ROME (AP) -- Good plumbers may be worth their weight in gold, but when one was spotted zipping around in a bright red Ferrari, Italian tax police were fast on his trail.
Stamping out entrenched tax evasion is crucial to Premier Mario Monti's quest to keep Italy from succumbing to the European debt crisis, and it is critical to fellow eurozone members in more dire straits, such as Greece and Spain - which are also notorious for making cheating the taxman a way of life.
Indeed, Greece's international rescue creditors have been pressing Greece for two years to reform its ailing tax system, citing poor collection as a key factor keeping the country mired in crisis. In Spain, where tax fraud is rampant, as much as (EURO)90 billion ($150 billion) is lost each year to tax fraud -- the equivalent of the country's national debt, according to Spain's main tax inspectors union.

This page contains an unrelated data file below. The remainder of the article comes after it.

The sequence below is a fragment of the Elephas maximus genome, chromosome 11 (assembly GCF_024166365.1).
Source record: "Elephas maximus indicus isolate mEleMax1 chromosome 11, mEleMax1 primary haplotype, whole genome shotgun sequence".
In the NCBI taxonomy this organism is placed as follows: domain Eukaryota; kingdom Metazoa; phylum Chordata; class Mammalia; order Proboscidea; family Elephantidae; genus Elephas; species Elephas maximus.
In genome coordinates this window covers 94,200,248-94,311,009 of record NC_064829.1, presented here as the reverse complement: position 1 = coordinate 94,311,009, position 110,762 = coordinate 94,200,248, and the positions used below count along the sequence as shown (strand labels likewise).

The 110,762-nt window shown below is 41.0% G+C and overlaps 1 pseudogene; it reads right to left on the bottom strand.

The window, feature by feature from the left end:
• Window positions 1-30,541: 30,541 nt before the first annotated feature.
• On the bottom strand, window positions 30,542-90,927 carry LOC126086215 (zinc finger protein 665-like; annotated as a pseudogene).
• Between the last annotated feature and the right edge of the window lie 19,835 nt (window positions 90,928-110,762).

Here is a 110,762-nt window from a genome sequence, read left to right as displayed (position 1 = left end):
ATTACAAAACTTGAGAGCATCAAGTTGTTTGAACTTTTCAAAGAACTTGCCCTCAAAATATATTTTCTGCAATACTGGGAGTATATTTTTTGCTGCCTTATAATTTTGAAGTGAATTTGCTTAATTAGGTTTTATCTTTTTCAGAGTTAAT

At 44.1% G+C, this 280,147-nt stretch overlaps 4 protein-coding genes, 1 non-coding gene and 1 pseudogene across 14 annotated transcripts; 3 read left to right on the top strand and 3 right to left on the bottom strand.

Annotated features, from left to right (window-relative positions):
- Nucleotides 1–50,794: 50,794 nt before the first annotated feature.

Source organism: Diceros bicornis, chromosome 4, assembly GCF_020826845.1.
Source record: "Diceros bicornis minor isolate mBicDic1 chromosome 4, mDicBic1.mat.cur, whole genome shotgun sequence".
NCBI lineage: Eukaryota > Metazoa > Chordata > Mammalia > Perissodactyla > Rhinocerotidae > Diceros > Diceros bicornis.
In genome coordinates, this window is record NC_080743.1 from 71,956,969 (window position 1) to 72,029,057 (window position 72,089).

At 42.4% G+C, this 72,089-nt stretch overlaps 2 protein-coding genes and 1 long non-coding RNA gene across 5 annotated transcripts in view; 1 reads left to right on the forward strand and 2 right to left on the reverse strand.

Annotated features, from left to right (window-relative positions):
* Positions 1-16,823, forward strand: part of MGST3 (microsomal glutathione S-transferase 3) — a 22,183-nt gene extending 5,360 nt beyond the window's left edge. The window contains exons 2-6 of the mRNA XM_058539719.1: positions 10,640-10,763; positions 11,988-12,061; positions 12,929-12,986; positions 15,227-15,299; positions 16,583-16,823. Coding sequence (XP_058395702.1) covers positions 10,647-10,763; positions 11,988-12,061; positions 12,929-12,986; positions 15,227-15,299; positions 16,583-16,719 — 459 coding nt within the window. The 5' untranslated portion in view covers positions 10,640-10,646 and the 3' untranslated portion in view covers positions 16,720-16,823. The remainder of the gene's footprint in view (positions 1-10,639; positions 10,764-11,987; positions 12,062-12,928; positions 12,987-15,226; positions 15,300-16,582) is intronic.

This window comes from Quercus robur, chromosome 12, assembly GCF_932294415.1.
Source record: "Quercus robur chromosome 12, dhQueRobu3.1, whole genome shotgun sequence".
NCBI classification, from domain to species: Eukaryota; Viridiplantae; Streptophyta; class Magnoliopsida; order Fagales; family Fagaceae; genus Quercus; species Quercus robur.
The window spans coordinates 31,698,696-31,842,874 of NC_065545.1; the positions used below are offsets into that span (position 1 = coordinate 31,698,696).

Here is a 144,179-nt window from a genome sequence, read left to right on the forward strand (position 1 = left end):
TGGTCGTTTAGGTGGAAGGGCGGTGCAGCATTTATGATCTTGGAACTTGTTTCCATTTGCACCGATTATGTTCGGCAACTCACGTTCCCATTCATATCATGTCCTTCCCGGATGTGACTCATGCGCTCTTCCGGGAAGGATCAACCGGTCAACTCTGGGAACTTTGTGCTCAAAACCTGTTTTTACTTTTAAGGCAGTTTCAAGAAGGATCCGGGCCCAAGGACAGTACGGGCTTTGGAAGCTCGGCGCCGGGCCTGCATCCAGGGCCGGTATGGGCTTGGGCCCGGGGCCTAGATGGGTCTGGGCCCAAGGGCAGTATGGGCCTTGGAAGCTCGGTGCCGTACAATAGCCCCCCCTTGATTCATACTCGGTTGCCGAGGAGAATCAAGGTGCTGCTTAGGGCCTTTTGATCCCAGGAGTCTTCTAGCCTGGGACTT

To succeed in Italy, authorities will have to catch the legions of self-employed and small business owners who brazenly lie about their earnings, like the plumber in the eastern town of Pescara, who socked away undeclared income in 30 bank accounts, or a successful pastry shop owner in Calabria, who on his tax return claimed he was earning next to crumbs.